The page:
Perhaps, we must begin our tour walking down Avenida Daniel Leon Borja: an eclectic scene with restaurants and bars (and what was once the entire city with its 20 blocks), the main artery of the city and an entertainment hub in its own right (grab a bite or drink at Rayuela, a nice place with live music on Fridays). You will first pass by Parque Guayaquil, a park with everything including a section that celebrates Ecuador’s “four worlds” and a curious “zebra cow” (created by famed Ecuadorian artist Endara Crow).
From here, you reach the stadium, the first of its kind in the country. Some of the stone walls of the original construction remain. It was built for the 1926 Olympics, where, for the first time in Ecuador’s history, a crowd of over 10,000 people gathered in one place, something unthinkable for the time!
The next landmark is the train station, on Avda. 10 de Agosto. In a time when the distance between Quito and Guayaquil was 15 days (when it didn’t rain!), the train obliterated space-time conceptions by making the same trajectory a mere 14 hours. At the beginning, Riobamba was excluded from the route, but in 1924 a direct line arrived at this very station and with it, the fragrant fruits of the tropics, and travelers astonished by Mount Chimborazo and its imposing summit at 6,268 masl.
A number of historic gems
A striking building of eclectic architectural style appears suddenly, the Pedro Vicente Maldonado School, in memory of the famous Riobamba geographer of the eighteenth century, who surprised the members of the French geodesic mission with his verve and knowledge. One also notices the street honoring the First Constituent Assembly (calle de la Primera Constituyente), because the country was founded in Riobamba. And since many things happened for the first time here, Riobamba is also known as the City of Firsts (Ciudad de las Primicias).
At Sucre Park, find the striking statue of Neptune placed in 1913, honoring the inauguration of drinking water in the city (although this was not a first for Ecuador). And two blocks further down is Maldonado Park, surrounded by beautiful buildings with striking tin roofs, including the Government Office and City Hall, among which the Riobamba Cathedral, its gem, shines. The effigy of the historical figure of Maldonado (the geographer mentioned above) rises high on a column with a condor with open wings at his feet. The frontispiece of the Cathedral draws our attention immediately, built with the same stones of the original baroque church that crumbled during the infamous 1797 earthquake that leveled the city. It truly is a beautiful, peaceful temple.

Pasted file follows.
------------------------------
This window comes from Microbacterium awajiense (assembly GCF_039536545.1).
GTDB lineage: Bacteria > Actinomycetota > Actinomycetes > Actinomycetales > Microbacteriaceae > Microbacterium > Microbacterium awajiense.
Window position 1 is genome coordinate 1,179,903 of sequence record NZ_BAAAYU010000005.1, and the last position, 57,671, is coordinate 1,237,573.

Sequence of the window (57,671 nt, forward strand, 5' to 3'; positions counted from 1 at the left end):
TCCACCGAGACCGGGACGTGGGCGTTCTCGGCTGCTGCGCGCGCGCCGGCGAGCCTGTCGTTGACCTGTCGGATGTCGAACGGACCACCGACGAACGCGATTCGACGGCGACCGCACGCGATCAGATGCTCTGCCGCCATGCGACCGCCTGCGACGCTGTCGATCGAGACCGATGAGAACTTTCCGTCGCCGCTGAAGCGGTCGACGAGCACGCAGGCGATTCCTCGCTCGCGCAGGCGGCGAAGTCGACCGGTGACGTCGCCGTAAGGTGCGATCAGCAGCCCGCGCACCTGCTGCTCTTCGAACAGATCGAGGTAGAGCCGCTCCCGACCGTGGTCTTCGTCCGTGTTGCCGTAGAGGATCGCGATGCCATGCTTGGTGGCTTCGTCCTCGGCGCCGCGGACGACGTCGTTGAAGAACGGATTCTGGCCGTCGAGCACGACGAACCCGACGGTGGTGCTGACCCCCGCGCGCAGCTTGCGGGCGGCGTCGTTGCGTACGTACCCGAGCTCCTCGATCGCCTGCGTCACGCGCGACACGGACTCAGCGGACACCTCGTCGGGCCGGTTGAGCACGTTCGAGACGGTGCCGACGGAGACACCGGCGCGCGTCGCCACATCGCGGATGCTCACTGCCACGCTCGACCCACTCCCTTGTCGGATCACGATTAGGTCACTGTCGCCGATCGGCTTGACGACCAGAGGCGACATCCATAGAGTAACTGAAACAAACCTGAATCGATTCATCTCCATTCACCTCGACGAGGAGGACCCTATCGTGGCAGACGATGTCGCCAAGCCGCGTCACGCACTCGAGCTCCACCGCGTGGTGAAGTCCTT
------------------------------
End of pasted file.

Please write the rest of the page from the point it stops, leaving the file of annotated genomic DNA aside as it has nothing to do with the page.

You can then head back towards José Veloz, where the neo-Gothic La Concepción Church is located. Also known as the Red Church, one quickly notices its arch windows and stained glass. You can’t miss out on the turnstile, Our Lord of Justice refectory and the actual Conceptas Cloister Museum on calle Orozco. Beside the church towers one notices four-leaf clover motifs and rosettes, while the brick façade offers it a reddish tone overall. Perhaps this is why the square in front is called the Red Square. On Saturdays, this very place is an explosion of colors, with indigenous crafts decorating the entire square. You can still get to see professions that are practically extinct, such as “hemmers” that come out with their sewing machines ready to tatter garments.
On calles De Velasco and Benalcázar, you’ll find the Basilica del Sagrado Corazón de Jesús, built with stones from the Gatazo mines (used especially for its high central dome). In front of this lies parque Libertad, with a monument to Juan de Velasco, who is considered the “first historian” of the then Real Audiencia de Quito.
By noon, it’s good to get out to the market of La Merced, time for hornado, a whole pig roasted in wood ovens with secrets like cooking since two in the morning so that, after five hours, the meat is perfectly crispy. Another secret is marinating the pig in garlic, cumin, annato, sesame seeds and nutmeg. The most exciting part of it all is getting to experience the selling process itself: a cacophony of greetings to every customer as the sellers give away free samples as they pass by. The dish is usually accompanied with classic llapingacho potato pancakes, and a delicious fruit juice some say is made out of ice brought directly from the mountain glacier at Chimborazo (we can’t confirm this, however). Or try the neck-snapper (rompenucas), a drink named after the effect its cold has on you when you drink it (they say it comes from the Chimborazo glaciers themselves!).